The second US presidential debate took place tonight at Belmont University in Nashville, TN. I followed the same methodology as with the first debate and the vice presidential debate, amended regarding Wordle by my 10-5-08 post. So let's start with the bubble graph displaying length of words, sentences as well as number of words:
Obama and McCain were again close though the latter used a bit shorter sentences. Remarkably, the audience questions contained the longest words, more even than Brokaw's. The moderator also spoke about twice as much as his colleague Jim Lehrer did in the first debate. While splitting up the text in the different speakers' parts, something caught my eye: Brokaw seemed to thank McCain a lot but not Obama. Just to make sure, I counted all speakers' instances of thanking somebody:
What stood out on this measure? McCain made it a point to thank the audience speakers and secondly thanked Brokaw quite a few times. He even thanked Obama 1.5 times—I counted a sarcastic "thank you" only half. Maybe McCain's expressions of gratitude reflected his being more formal and/or older? Or maybe he was trying to counter his rather stern if not grumpy behavior during the first debate? Obama on the other hand didn't thank many people. He thanked two audience questioners but was mostly business. He didn't thank McCain once. Maybe that was a reaction to criticism that he was bending over backwards to him too much during the first debate? Brokaw thanked McCain a lot more than Obama but neglected the audience too.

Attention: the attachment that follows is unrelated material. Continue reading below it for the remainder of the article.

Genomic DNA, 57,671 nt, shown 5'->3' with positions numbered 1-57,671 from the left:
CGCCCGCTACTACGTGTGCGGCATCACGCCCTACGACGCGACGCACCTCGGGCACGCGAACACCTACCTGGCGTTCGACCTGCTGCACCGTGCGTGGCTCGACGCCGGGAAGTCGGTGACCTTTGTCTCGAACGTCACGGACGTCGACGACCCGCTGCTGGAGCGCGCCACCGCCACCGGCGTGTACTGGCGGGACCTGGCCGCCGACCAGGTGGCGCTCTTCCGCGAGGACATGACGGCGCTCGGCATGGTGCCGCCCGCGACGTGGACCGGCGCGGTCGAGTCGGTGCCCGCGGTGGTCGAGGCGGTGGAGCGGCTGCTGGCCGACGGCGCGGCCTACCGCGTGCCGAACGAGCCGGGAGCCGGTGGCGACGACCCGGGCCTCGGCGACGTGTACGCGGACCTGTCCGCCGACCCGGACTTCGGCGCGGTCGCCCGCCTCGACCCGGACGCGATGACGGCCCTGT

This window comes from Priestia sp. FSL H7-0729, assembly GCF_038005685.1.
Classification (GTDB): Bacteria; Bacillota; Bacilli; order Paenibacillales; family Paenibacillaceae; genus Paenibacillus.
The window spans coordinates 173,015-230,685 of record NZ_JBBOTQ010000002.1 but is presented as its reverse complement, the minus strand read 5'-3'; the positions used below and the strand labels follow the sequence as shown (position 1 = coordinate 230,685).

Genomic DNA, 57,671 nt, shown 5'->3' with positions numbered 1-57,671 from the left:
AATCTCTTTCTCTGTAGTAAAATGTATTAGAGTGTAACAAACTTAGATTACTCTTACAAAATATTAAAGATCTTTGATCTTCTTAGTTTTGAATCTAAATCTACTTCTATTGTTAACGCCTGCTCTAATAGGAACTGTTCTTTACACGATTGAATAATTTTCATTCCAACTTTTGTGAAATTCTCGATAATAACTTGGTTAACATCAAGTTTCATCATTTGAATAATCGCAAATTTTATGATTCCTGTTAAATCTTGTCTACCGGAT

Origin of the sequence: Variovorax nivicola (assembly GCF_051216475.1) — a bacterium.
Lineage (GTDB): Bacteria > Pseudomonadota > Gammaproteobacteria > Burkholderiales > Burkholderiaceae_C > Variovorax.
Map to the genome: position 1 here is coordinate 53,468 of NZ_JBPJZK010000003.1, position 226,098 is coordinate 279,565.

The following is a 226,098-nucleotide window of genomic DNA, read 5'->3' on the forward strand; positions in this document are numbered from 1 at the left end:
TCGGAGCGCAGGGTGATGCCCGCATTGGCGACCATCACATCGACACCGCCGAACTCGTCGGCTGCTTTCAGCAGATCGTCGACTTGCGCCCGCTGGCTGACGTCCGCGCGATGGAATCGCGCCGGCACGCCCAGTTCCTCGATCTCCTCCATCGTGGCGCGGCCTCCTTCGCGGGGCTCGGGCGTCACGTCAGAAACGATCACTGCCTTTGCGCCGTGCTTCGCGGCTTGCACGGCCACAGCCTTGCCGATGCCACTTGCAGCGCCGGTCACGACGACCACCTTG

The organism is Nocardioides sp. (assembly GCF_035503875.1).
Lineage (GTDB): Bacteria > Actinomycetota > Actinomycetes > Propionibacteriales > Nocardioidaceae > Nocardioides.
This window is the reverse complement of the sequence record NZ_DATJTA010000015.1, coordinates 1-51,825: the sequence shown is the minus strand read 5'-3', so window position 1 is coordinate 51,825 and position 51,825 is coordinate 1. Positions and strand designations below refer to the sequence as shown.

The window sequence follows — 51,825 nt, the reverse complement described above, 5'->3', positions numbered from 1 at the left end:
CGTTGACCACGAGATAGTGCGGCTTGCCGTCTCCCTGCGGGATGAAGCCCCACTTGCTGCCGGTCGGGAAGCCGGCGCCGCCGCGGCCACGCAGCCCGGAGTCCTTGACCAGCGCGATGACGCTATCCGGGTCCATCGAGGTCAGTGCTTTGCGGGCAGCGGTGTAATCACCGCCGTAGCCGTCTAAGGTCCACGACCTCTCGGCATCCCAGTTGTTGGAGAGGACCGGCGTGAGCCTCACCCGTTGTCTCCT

Finally, we made the "word clouds" again.
I'll conclude with a few quick observations. Obama's no. 1 word tonight was "going," followed by "got," "Sen." and "McCain." Policywise, "health" and "energy" stood out. As for McCain, "know" was tops—invocations of experience? Then came "going," "Obama" and esp. "America(n)(s)." The audience very much stressed "economic"—remember "It's the economy, stupid!" from Clinton's first presidential campaign? As expected, Brokaw said "Sen." most, followed by "McCain" and then "Obama."
Happy 100th, John Berryman!
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